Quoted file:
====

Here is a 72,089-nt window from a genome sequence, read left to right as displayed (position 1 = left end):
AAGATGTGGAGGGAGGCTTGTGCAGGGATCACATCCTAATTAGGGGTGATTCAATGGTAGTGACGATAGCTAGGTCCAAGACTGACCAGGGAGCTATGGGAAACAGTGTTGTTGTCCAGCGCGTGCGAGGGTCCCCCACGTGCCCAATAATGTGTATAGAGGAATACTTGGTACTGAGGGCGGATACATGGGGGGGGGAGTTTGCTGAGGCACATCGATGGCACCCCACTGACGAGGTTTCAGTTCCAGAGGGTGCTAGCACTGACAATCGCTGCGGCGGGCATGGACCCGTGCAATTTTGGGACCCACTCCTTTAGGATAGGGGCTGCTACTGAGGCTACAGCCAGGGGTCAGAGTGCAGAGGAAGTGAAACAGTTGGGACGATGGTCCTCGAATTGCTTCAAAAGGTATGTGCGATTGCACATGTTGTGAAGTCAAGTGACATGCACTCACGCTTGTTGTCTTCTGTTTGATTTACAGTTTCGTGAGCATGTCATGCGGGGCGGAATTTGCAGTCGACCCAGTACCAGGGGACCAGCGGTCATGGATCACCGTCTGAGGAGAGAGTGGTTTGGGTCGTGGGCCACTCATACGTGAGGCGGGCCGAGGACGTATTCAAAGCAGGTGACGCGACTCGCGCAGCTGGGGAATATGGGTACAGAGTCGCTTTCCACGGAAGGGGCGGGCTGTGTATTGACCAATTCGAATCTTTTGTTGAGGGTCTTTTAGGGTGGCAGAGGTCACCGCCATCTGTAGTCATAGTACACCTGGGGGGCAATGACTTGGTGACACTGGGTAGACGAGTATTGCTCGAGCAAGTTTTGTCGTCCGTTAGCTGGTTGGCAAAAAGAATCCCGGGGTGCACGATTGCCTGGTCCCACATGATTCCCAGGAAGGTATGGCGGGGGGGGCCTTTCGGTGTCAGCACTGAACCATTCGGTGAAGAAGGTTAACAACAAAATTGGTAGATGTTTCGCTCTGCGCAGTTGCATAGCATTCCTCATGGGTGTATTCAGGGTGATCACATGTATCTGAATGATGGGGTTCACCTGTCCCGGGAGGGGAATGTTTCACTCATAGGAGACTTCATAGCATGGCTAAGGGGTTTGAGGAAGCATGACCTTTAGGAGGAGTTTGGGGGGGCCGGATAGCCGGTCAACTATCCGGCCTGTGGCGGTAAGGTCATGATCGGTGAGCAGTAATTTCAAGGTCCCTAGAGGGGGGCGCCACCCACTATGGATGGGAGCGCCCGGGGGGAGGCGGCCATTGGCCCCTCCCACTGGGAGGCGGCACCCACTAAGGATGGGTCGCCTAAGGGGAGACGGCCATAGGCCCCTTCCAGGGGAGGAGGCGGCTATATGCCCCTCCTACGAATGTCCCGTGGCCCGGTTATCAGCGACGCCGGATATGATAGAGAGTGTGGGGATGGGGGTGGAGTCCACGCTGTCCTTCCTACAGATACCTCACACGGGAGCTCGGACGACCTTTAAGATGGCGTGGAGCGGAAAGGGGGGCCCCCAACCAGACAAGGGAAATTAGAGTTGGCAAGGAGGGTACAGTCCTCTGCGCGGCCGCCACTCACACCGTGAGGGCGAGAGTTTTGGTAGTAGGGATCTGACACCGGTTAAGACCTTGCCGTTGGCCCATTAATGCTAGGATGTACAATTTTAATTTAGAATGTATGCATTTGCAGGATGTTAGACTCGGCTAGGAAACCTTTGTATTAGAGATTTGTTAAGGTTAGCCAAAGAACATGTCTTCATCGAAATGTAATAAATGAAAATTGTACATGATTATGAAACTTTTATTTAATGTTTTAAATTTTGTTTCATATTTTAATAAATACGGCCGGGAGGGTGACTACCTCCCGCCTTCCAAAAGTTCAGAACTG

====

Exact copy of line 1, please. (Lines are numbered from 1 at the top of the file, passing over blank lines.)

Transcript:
Here is a 72,089-nt window from a genome sequence, read left to right as displayed (position 1 = left end):